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Farmington Water Ruled Safe
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Tests performed on Farmington well water have determined that the water is safe, with no presence of E. coli in the system. The clean bill of health came back on Monday, July 20.

Residents of the community had been notified by Farmington Water Company officials on Friday, July 17 that the testing had to be done and the tap water should not be used unless it was boiled first. The official notice from the company urged the use of bottled water for such activities as teeth brushing, washing dishes, food preparation and making ice. Tap water could be used, but only if it was brought to a boil and boiled for one minute, then cooled before use.

The problem with the water turned out to be due only to low system pressure, but San Joaquin County Registered Environmental Health Specialist Adrienne Ellsaesser said that does create the potential for a dangerous situation.

"The system has been compensated with bacteria for many years," Ellsaesser said of the Farmington system. "They are in the process now of trying to get new well sites."

Periodic testing of the system is normal, but she said problems began to surface earlier this month.

"The system failed dramatically for bacteria a couple of weeks ago," she explained, with Total coliform Bacteria detected.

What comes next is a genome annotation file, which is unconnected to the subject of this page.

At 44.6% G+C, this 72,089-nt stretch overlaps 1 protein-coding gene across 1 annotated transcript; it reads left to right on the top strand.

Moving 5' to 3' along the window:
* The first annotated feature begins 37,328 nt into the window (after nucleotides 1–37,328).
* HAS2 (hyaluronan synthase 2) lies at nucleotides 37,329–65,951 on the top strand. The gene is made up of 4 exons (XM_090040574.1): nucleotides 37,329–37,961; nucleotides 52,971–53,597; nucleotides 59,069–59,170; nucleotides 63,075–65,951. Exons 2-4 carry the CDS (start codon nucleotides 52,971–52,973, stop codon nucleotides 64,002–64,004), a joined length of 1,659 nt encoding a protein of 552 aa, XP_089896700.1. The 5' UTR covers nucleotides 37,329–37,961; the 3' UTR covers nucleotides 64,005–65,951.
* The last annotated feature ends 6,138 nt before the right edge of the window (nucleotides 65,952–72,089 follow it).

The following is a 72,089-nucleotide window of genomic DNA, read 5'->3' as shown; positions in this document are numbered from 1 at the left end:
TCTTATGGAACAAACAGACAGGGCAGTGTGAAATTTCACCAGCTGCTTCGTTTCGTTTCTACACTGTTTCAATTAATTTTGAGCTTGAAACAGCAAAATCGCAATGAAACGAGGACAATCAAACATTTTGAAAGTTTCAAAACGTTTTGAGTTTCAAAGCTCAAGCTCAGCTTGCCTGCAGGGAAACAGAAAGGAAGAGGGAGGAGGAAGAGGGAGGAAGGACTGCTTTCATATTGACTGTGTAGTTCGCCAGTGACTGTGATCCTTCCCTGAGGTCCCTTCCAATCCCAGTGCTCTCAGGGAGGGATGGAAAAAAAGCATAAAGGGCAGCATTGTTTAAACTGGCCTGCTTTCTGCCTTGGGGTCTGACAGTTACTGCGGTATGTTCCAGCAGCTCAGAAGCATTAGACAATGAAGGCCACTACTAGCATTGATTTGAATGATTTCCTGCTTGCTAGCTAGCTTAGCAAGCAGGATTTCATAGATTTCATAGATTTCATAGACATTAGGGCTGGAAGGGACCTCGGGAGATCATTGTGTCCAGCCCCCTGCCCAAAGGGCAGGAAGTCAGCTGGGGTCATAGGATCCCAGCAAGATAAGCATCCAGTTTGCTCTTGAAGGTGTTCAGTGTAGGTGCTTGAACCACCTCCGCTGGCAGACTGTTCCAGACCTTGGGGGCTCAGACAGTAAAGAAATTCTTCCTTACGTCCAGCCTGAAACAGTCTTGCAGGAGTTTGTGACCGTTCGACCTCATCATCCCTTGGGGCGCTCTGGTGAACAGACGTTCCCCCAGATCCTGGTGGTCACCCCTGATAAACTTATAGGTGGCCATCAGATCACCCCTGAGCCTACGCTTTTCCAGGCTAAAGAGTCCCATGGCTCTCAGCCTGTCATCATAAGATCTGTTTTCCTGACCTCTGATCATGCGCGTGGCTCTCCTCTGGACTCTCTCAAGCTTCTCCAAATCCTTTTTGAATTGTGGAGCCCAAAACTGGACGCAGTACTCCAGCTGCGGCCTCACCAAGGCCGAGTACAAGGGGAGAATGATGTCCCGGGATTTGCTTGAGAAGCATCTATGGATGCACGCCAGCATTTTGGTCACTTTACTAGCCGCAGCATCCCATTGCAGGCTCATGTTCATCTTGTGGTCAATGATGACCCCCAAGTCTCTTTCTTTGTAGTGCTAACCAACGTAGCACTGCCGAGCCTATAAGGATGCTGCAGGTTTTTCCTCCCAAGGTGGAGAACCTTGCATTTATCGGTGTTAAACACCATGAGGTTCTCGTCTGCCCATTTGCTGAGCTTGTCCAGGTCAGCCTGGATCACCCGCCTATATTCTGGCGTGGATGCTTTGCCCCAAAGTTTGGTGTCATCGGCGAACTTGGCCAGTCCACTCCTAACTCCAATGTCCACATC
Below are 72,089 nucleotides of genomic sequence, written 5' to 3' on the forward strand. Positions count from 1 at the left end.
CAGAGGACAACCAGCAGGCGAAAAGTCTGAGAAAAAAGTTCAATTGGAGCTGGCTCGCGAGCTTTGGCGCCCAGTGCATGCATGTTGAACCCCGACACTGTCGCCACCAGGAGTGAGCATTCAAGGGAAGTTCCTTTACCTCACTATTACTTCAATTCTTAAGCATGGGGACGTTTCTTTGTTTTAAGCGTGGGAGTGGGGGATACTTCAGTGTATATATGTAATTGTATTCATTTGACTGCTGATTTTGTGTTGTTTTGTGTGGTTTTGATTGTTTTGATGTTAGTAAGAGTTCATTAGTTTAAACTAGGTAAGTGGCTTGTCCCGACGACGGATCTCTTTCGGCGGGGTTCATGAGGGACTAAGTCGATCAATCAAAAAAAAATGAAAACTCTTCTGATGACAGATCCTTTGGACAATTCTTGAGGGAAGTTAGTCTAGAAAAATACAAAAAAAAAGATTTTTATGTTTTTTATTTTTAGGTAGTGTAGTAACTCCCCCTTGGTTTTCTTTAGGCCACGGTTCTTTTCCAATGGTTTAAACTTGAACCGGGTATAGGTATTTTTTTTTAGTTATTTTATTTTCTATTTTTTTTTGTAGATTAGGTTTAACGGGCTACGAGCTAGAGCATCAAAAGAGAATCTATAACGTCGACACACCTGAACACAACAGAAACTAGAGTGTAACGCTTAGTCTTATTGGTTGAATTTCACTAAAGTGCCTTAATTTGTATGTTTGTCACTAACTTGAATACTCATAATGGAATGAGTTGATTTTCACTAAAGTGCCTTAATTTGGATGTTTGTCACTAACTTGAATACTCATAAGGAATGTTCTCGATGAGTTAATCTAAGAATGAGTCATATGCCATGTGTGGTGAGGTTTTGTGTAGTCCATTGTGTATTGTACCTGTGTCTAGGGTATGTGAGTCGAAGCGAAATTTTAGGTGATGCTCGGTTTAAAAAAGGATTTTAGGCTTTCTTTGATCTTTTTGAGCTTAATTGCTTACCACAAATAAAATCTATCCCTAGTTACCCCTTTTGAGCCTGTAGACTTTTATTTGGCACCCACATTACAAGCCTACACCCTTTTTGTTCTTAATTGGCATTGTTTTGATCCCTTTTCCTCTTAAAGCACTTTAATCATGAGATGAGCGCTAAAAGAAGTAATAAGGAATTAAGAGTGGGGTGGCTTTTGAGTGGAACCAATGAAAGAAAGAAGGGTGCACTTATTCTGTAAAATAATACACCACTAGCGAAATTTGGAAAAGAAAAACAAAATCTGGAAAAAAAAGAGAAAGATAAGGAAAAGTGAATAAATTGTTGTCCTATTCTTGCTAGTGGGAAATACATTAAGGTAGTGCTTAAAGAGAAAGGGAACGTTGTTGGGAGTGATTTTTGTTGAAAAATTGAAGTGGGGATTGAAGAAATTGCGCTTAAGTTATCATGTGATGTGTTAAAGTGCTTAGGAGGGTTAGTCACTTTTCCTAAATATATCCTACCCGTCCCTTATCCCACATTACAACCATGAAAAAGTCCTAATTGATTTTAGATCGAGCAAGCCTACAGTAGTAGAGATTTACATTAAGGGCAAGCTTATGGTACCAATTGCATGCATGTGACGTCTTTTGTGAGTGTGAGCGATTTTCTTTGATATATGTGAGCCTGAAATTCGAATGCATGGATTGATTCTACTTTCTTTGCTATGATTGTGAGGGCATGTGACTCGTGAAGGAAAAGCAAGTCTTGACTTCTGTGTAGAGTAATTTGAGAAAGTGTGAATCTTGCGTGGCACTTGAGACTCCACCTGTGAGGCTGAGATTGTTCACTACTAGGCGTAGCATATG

Total coliform Bacteria, Ellsaesser pointed out, are "free living organisms we're exposed to every day" and that type of bacteria can periodically show up in water systems. The more dangerous types of bacteria, which can cause illness, were not found in the Farmington system, with no traces of E. coli or fecal organisms.

"The south well is off line right now," Ellsaesser added. "The north well doesn't produce as much water."

That is actually what led to the low system pressure, with that pressure dropping to below 5 PSI.

"There was no air in the lines to keep it pressurized," she said of the aging system.

That opened up the possibility that contaminants could get in through pinholes in the pipes or bad connections. The warning notice was issued as a precaution while the water was thoroughly tested.

"We're very concerned about it, that's why we keep on it," Ellsaesser said of maintaining a close watch on the system and working with Water Company board members.

"This was just a precaution," she emphasized. "We wanted to make sure."

Water Company board president Les Strojan said he also wanted to make it clear to residents that there was never any danger, they were just being cautious and following protocol.

"We had a situation where our tank was waterlogged and the pressure dropped below 5 PSI," he said. "They had to do that (test the system) to make sure nothing was in there. There was never any evidence anything was in there."

Many residents, he said, probably were under the impression there was a problem with E. coli or other bacteria, but that was not the case. He also said the company's seven board members are "all working hard" to meet the community's water needs.

The Water Company does have a grant though the State's Revolving Fund Program and also received some USDA Rural Development funds to purchase land and begin the process of drilling new wells for the community.

Until that happens, however, Ellsaesser said there could be more problems in the future. If the system pressure drops again, residents may see dirt in the water or have very little water flowing from the tap.

"If people start experiencing problems, give our department a call," she said. "Speak with me or leave a voice message."

The county's Environmental Health Department can be reached at 468-0343.